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Plantation, FL, United States

Dhandayuthapani S.,Rumbaugh Goodwin Institute for Cancer Research | Perez H.D.,Nova Southeastern University | Paroulek A.,Nova Southeastern University | Chinnakkannu P.,Rumbaugh Goodwin Institute for Cancer Research | And 4 more authors.
Journal of Medicinal Food | Year: 2012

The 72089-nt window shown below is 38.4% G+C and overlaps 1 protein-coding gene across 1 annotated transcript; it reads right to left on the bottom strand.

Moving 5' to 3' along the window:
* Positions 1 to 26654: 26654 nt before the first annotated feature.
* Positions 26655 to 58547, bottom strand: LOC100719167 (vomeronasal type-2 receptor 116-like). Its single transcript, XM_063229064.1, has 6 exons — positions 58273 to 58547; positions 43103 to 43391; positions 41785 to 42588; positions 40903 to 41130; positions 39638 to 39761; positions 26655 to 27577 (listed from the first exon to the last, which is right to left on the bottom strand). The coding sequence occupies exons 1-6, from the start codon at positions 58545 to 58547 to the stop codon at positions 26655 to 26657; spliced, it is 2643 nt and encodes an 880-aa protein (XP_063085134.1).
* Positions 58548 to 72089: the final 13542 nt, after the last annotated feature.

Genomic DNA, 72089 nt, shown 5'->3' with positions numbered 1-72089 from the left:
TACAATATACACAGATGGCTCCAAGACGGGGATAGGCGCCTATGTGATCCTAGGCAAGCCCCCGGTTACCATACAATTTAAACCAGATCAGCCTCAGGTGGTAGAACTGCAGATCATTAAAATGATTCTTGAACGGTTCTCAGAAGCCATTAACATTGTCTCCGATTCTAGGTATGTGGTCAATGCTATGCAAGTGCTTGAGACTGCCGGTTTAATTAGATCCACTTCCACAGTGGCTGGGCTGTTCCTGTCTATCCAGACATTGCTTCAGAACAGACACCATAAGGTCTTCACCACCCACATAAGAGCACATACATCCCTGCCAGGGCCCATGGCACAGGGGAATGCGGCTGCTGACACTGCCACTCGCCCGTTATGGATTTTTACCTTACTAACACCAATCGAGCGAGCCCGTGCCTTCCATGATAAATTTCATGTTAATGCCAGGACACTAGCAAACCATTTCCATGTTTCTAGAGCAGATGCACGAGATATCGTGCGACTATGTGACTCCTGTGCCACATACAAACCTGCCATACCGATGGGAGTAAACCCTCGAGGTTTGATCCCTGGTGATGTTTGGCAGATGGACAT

Bromelain is a proteolytic enzyme extracted from the stems and the immature fruits of pineapple that was found to be antitumorigenic in different in vitro models. Bromelain has been reported to promote apoptosis, particularly in breast cancer cells, with the up-regulation of c-Jun N-terminal kinase and p38 kinase. Our study was designed to determine if bromelain could induce apoptosis in GI-101A breast cancer cells. GI-101A cells were treated with increasing concentrations of bromelain for 24 hours. The effect of bromelain for inducing cell death via activation of the apoptosis mechanism in GI-101A cells was further determined by using caspase-9 and caspase-3 assays along with the M30-Apoptosense assay to measure cytokeratin 18 (CK18) levels in the cytoplasm of the cultured cancer cells. A dose-dependent increase in the activities of caspase-9 and caspase-3 coinciding with elevation of CK18 levels was found in bromelain-treated cells compared with control cells. Furthermore, the apoptosis induction by bromelain was confirmed by DNA fragmentation analysis and 4,6′-diamino-2-phenylindole dihydrochloride fluorescence staining of the nucleus. Our results indicate an increase in apoptosis-related cell death in breast cancer cells with increasing concentrations of bromelain. © Copyright 2012, Mary Ann Liebert, Inc. and Korean Society of Food Science and Nutrition.

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